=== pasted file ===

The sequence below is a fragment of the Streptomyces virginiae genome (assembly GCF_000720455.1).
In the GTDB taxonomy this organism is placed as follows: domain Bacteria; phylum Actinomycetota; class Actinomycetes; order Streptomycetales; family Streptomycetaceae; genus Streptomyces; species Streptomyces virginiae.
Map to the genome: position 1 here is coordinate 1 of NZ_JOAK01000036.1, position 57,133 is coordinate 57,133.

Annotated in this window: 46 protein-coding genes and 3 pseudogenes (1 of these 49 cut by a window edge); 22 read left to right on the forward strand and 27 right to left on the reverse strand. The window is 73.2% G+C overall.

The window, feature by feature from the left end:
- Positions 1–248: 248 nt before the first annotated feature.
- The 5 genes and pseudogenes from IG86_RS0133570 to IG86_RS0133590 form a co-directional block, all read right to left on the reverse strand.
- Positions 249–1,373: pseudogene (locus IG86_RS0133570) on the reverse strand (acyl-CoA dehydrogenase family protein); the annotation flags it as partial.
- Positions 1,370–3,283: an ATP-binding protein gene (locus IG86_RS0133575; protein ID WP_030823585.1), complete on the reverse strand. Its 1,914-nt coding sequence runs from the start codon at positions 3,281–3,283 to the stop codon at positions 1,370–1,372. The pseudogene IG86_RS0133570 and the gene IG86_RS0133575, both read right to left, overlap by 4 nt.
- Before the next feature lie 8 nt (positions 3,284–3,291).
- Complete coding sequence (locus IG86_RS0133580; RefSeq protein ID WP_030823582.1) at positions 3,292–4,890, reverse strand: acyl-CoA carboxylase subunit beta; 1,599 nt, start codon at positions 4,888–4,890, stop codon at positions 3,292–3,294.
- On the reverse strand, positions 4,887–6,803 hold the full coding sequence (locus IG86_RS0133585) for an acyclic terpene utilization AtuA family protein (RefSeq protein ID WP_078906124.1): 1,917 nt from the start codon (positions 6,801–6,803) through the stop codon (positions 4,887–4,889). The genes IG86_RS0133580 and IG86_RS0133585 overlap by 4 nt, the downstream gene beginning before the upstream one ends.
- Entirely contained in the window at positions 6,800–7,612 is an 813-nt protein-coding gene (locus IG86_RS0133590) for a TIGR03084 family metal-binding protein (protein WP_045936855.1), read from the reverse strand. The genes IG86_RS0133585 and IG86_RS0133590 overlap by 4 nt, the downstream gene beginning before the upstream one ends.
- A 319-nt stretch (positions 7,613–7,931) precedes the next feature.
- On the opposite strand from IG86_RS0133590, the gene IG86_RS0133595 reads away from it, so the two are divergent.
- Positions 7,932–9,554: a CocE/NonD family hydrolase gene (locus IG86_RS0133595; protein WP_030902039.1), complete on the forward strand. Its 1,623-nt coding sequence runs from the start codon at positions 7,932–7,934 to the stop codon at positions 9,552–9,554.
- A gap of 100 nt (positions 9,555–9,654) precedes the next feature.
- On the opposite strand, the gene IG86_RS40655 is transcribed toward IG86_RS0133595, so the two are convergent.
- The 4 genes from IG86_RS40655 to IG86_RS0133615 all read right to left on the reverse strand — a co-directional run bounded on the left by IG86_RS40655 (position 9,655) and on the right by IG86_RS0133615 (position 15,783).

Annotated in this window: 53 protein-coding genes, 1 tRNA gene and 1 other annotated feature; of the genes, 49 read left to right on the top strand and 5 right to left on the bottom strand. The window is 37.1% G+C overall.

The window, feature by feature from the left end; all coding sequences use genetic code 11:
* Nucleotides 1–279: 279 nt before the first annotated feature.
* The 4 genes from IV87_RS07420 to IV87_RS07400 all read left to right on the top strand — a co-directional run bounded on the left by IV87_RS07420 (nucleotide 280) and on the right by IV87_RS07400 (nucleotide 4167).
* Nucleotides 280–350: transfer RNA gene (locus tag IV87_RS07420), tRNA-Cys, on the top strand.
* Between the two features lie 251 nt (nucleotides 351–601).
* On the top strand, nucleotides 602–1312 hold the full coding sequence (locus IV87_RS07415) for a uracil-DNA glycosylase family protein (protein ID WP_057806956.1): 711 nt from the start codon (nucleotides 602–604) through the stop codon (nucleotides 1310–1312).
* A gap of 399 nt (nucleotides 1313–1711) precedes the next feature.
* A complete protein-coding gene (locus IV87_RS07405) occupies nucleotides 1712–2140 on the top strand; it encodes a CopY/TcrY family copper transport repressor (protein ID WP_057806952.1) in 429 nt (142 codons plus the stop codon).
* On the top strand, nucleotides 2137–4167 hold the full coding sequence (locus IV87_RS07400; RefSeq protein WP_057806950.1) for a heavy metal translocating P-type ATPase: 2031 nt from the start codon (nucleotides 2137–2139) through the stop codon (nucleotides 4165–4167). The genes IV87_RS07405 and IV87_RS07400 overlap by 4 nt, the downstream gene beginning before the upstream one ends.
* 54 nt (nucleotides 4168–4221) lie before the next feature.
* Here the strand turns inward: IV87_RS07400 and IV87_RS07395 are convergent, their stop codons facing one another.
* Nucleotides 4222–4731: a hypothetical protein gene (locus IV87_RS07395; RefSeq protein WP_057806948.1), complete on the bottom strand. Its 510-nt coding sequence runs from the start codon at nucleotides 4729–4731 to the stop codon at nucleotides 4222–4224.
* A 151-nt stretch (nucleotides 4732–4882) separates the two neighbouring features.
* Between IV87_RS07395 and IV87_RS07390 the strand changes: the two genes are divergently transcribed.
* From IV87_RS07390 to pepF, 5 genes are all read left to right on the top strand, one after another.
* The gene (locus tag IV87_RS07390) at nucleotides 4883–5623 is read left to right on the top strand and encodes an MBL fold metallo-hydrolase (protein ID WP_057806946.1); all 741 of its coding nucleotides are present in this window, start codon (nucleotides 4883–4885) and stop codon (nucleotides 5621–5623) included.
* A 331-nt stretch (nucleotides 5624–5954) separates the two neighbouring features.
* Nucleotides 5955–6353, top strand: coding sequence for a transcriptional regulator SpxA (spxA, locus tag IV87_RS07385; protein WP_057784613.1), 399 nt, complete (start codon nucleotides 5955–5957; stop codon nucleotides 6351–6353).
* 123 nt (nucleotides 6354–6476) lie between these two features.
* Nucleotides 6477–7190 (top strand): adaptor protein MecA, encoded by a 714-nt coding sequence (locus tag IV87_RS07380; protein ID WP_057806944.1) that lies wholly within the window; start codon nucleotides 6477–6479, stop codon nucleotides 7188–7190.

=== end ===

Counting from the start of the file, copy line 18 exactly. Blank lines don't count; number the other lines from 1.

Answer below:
- On the opposite strand, the gene IG86_RS40655 is transcribed toward IG86_RS0133595, so the two are convergent.